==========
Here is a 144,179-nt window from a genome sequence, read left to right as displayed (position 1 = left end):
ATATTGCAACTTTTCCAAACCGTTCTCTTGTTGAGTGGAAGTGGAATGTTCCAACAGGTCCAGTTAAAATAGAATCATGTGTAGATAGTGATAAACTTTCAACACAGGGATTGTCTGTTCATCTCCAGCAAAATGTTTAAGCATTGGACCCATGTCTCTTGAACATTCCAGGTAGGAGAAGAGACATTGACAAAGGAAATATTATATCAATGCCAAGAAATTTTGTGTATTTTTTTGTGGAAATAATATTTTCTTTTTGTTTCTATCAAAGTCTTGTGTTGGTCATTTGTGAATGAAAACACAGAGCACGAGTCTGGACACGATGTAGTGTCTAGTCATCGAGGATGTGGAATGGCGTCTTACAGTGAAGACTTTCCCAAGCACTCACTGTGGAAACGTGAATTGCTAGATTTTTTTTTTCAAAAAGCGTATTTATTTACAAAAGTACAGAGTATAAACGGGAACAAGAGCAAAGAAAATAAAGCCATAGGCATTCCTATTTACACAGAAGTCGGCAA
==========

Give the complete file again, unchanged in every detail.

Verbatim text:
Here is a 144,179-nt window from a genome sequence, read left to right as displayed (position 1 = left end):
ATATTGCAACTTTTCCAAACCGTTCTCTTGTTGAGTGGAAGTGGAATGTTCCAACAGGTCCAGTTAAAATAGAATCATGTGTAGATAGTGATAAACTTTCAACACAGGGATTGTCTGTTCATCTCCAGCAAAATGTTTAAGCATTGGACCCATGTCTCTTGAACATTCCAGGTAGGAGAAGAGACATTGACAAAGGAAATATTATATCAATGCCAAGAAATTTTGTGTATTTTTTTGTGGAAATAATATTTTCTTTTTGTTTCTATCAAAGTCTTGTGTTGGTCATTTGTGAATGAAAACACAGAGCACGAGTCTGGACACGATGTAGTGTCTAGTCATCGAGGATGTGGAATGGCGTCTTACAGTGAAGACTTTCCCAAGCACTCACTGTGGAAACGTGAATTGCTAGATTTTTTTTTTCAAAAAGCGTATTTATTTACAAAAGTACAGAGTATAAACGGGAACAAGAGCAAAGAAAATAAAGCCATAGGCATTCCTATTTACACAGAAGTCGGCAA